The bottom line is clear: Our vital interests in Afghanistan are limited and military victory is not the key to achieving them. On the contrary, waging a lengthy counterinsurgency war in Afghanistan may well do more to aid Taliban recruiting than to dismantle the group, help spread conflict further into Pakistan, unify radical groups that might otherwise be quarreling amongst themselves, threaten the long-term health of the U.S. economy, and prevent the U.S. government from turning its full attention to other pressing problems. -- Afghanistan Study Group

Monday, February 5, 2018

Update for Monday, February 5, 2018

U.S. has begun to redeploy some troops from Iraq to Afghanistan. It is important to note this since the action is being publicly portrayed only as a draw-down of U.S. forces in Iraq. However, there has been no public announcement as yet from the Pentagon and they are not saying how many troops will be redeployed.

Meanwhile, in Syria, Kurds in Afrin, who are allied with the U.S., are under siege and aerial bombardment by Turkey, where Oxfam says there is a desperate need for humanitarian relief. Ankara has strongly condemned U.S. support for the local Kurdish party and militia, the YPG, which it insists is a branch of the PKK; while the U.S. is urging restraint in the military offensive. (The PKK, unlike the parties in Iraqi Kurdistan, has a goal of Kurdish self-rule within what is now Turkish territory.)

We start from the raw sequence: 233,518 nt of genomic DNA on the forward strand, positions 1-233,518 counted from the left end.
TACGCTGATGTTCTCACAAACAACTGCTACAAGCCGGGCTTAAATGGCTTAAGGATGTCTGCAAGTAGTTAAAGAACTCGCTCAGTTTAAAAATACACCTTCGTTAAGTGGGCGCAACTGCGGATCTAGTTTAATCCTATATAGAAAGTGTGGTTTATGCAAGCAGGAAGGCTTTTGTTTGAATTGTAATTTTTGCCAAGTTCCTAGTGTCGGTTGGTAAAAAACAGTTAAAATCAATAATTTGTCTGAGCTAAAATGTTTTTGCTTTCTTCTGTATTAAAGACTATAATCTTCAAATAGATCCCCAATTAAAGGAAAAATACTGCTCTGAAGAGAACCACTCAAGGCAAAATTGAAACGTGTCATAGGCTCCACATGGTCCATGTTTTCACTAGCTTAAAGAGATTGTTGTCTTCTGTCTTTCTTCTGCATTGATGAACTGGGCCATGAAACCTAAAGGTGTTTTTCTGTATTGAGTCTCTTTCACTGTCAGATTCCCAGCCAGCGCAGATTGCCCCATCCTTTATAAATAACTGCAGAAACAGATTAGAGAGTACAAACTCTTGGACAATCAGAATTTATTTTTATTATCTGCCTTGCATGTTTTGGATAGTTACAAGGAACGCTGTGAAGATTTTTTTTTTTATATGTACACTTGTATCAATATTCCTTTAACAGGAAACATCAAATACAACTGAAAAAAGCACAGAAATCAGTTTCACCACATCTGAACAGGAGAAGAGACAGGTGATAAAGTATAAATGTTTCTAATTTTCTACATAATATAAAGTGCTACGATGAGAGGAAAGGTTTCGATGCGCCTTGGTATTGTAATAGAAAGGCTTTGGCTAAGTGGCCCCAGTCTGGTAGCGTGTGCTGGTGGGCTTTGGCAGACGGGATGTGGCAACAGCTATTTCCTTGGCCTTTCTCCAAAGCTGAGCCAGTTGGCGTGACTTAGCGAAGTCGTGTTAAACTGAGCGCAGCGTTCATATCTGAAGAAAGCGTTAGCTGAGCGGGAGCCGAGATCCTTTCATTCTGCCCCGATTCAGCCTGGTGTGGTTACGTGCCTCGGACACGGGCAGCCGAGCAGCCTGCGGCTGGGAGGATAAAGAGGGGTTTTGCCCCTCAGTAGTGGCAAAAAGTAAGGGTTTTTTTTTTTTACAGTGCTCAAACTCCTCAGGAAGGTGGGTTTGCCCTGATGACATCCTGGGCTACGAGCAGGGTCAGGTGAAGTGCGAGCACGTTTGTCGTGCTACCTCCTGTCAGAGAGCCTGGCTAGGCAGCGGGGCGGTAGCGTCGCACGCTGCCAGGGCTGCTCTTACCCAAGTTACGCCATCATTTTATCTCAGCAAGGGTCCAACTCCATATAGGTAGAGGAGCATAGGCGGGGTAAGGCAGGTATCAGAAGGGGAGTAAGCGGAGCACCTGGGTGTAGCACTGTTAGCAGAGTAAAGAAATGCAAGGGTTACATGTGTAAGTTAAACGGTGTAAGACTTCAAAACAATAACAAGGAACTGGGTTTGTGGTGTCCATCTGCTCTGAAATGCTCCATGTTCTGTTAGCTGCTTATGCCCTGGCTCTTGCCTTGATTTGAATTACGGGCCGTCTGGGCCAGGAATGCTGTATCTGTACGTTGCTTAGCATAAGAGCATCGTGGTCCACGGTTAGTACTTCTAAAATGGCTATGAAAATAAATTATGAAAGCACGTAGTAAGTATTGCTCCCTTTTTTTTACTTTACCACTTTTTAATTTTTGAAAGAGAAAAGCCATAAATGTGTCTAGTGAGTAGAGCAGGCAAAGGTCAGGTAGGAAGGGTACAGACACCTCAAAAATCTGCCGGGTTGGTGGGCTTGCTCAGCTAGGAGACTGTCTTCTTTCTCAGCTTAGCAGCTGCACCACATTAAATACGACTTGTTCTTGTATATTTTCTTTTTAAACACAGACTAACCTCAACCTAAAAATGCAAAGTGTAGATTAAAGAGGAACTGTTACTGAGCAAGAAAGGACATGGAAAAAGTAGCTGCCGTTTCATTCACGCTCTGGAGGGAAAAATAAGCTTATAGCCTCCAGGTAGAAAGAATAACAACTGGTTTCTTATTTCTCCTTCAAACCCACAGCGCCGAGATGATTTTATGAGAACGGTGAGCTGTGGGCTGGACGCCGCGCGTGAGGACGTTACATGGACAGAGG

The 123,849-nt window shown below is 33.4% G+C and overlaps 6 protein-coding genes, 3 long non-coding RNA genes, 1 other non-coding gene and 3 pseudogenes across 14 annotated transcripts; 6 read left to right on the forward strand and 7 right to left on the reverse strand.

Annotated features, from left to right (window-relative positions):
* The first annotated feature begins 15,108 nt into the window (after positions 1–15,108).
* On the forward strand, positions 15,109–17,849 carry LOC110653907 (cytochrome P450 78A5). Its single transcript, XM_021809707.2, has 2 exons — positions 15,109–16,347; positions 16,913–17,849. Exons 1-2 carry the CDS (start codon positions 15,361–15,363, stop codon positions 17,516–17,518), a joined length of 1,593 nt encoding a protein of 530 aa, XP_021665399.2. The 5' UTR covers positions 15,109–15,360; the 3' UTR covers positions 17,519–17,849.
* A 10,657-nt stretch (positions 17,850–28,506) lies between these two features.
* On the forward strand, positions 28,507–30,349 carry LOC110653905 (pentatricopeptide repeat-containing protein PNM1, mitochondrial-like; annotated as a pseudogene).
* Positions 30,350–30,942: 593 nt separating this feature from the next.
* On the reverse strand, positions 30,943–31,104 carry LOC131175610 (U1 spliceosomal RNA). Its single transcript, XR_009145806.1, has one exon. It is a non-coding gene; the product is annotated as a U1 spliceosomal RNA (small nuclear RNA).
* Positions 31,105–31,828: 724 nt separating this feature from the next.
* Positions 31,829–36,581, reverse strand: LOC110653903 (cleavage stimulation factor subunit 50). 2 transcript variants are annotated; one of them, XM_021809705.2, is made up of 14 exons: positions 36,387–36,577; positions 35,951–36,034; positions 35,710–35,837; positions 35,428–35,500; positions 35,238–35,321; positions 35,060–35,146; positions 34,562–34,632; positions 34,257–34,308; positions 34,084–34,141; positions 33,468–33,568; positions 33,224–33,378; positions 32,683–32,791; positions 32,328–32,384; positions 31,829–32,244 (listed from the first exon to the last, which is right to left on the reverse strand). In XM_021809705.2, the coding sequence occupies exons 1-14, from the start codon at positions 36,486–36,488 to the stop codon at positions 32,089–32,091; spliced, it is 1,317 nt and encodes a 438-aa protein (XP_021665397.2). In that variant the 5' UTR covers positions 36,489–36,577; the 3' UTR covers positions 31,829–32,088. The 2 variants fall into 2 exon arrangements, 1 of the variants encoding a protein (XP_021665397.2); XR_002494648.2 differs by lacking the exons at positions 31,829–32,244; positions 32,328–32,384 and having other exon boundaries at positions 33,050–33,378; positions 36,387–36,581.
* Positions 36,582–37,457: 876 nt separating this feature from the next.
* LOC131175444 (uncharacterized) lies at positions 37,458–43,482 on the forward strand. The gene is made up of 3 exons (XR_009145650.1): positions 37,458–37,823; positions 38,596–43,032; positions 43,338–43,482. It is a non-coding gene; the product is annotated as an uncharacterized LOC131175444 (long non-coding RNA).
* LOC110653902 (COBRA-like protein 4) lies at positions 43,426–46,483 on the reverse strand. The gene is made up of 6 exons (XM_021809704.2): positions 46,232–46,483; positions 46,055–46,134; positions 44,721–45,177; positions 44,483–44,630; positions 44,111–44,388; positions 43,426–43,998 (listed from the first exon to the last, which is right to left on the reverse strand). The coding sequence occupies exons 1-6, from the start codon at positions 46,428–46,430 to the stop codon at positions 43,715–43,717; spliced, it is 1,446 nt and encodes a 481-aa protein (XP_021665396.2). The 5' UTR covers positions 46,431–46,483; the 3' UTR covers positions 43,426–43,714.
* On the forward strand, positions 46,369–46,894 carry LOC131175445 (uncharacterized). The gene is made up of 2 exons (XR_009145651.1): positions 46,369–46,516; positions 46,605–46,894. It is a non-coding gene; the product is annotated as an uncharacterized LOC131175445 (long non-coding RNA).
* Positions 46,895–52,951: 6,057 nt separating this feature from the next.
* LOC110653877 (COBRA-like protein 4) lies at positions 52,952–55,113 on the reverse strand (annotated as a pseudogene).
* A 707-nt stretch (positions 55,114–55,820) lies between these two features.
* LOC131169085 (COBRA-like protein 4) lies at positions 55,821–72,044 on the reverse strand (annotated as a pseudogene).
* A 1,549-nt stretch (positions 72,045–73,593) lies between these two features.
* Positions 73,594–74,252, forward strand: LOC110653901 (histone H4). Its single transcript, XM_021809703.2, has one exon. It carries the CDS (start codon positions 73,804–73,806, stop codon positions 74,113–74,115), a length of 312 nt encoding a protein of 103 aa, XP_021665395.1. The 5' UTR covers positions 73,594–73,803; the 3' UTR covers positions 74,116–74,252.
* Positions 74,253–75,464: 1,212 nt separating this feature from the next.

Yes, Mosul is still in ruins and the bodies of IS fighters are still lying in the streets. Although the government denies it, many civilian bodies apparently have yet to be recovered as well:

The stench of death wafts from rubble-filled corners in the dystopian wasteland of what was once West Mosul, from rusting cars still rigged with explosives and from homes abandoned as those who could, fled the bloody end of the militants' three-year rule.

The corpses lying in the open on many streets are mainly militants from the extremist Sunni group who retreated to the densely-packed buildings of the Old City, where only the most desperate 5,000 of a pre-war population of 200,000 have so far returned.  Local residents and officials in predominantly Sunni Mosul say there are also thousands of civilian bodies yet to be retrieved from the ruins, a view which has put them at odds with the Shiite-led government in Baghdad.
Ibrahim al-Marashi reviews the Iraqi political lanscape as elections loom in May. While even casual observers are well aware of Iraq's ethno-sectarian divisions, conflicts within the main groups are hindering the capacity of government. Further problems include the millions of internally displaced persons, and the continuing presence of Iran-backed Shiite militias. I recommend this as a good, succinct overview of some of the political challenges facing the country.